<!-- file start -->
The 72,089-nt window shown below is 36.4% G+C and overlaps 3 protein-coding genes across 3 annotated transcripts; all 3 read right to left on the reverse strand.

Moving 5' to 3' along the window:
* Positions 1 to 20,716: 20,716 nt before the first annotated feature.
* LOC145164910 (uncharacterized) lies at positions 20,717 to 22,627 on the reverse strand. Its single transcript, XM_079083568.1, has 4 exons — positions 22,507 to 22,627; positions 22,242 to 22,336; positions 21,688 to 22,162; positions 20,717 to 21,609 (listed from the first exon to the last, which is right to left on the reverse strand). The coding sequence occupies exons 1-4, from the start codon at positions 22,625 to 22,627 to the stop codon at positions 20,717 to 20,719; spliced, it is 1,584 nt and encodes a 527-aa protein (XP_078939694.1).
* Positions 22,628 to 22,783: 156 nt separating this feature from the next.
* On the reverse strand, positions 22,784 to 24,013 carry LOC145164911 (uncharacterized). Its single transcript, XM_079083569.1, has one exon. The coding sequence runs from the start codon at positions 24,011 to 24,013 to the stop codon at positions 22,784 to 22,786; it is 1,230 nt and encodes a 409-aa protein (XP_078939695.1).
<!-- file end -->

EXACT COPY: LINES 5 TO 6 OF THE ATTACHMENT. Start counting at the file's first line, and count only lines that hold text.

* Positions 22,628 to 22,783: 156 nt separating this feature from the next.
* On the reverse strand, positions 22,784 to 24,013 carry LOC145164911 (uncharacterized). Its single transcript, XM_079083569.1, has one exon. The coding sequence runs from the start codon at positions 24,011 to 24,013 to the stop codon at positions 22,784 to 22,786; it is 1,230 nt and encodes a 409-aa protein (XP_078939695.1).